Tag: Dillon Rule
Virginia will never have the situation we see unfolding in Wisconsin. Is that because Virginians are so ably willing to compromise with one another and work for the common good? Hardly. Instead, Virginia made sure that it emasculated its public employees almost forty years ago. When there was the first sign of public servants being effective in bargaining collectively with their localities, the state moved aggressively to quash them.
Back in the 1960's and early 1970's, Virginia had a history of some of its more sophisticated localities bargaining collectively with employees. Up to one-third of teachers were bargaining with localities. In Arlington County the government had collective bargaining agreements with unions representing firefighters, teachers, other school employees, school administrators, and county employees. The system was working just fine. However, the state filed a legal action against Arlington, arguing that it had exceeded its powers under the Dillon Rule because it bargained with its employees.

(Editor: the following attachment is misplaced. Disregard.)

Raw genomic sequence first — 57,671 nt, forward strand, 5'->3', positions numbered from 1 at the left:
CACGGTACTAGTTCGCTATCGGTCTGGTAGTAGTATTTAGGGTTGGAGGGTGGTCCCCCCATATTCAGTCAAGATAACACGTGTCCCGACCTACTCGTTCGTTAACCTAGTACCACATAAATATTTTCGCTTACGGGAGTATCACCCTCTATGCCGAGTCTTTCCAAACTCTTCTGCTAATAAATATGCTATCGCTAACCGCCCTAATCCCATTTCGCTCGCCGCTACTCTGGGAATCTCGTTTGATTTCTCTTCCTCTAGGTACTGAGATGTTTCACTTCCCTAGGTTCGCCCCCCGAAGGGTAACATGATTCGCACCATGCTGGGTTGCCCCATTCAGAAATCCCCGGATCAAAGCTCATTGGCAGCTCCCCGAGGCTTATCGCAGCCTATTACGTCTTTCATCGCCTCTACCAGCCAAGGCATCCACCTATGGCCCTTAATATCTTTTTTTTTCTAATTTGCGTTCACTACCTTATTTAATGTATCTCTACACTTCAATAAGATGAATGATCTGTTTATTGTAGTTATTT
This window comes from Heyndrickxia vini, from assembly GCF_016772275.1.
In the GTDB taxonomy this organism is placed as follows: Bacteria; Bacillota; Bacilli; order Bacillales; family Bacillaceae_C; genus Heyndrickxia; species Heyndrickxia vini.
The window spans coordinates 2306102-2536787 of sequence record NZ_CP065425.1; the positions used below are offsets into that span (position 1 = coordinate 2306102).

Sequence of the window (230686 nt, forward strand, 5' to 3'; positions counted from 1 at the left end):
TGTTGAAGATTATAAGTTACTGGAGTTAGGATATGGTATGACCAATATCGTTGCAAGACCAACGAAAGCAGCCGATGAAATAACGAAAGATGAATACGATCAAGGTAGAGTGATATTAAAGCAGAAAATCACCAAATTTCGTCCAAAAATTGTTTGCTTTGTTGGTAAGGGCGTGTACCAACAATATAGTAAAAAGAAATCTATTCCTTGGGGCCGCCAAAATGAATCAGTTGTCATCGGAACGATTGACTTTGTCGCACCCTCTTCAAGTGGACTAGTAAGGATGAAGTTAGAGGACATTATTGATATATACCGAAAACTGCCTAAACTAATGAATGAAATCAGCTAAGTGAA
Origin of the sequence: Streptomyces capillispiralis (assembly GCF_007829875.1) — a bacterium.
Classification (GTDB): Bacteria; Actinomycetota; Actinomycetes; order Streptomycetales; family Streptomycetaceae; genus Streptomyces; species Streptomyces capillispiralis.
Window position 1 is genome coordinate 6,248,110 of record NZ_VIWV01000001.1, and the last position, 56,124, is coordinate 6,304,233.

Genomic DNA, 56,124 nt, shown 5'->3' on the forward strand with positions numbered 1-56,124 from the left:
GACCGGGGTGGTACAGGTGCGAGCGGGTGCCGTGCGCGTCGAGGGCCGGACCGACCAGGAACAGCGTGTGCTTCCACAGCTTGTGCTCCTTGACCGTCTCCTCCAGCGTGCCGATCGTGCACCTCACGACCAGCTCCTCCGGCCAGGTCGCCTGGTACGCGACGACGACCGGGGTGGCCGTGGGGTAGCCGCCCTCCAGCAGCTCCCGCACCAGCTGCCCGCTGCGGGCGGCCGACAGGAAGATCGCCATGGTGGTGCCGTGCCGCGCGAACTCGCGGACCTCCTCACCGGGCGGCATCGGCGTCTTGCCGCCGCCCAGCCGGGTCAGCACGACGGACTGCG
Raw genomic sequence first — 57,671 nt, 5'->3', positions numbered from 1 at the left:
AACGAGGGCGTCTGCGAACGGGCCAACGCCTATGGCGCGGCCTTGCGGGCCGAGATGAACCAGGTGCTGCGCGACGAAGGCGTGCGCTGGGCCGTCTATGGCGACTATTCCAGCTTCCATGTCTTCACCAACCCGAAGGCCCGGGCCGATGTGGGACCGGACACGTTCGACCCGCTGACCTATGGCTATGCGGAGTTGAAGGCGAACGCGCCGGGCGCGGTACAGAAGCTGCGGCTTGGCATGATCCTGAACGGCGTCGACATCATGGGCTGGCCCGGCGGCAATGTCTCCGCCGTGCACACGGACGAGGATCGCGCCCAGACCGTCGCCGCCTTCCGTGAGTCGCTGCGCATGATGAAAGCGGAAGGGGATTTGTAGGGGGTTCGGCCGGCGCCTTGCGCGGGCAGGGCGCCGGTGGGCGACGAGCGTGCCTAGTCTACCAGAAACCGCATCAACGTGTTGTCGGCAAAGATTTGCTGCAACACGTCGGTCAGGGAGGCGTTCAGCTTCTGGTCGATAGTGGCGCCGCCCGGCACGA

A decision in 1977 by the Virginia Supreme Court, Virginia v Arlington County, determined that no locality could bargain with any organization representing its employees. The court didn't stop there. A short while later, the court also outlawed binding arbitration for disputes between a school board and employees. The General Assembly even refused to allow so-called "meet-and-confer" situations between employers and employee organizations.
What Virginia teachers and public employees now have is just a toothless "grievance procedure." This procedure allows an employee to file a grievance relating to some work-related episode. The employee is allowed to be represented, such as by an association leader (because of federal law), but the final decision on the validity of the grievance is in the hands of the employers, not an unbiased third party.
So, Virginia will never have the situation we see unfolding in Wisconsin. However, Virginia's example surely explains why the brave people in Wisconsin refuse to give up their rights to organize and to bargain as a group.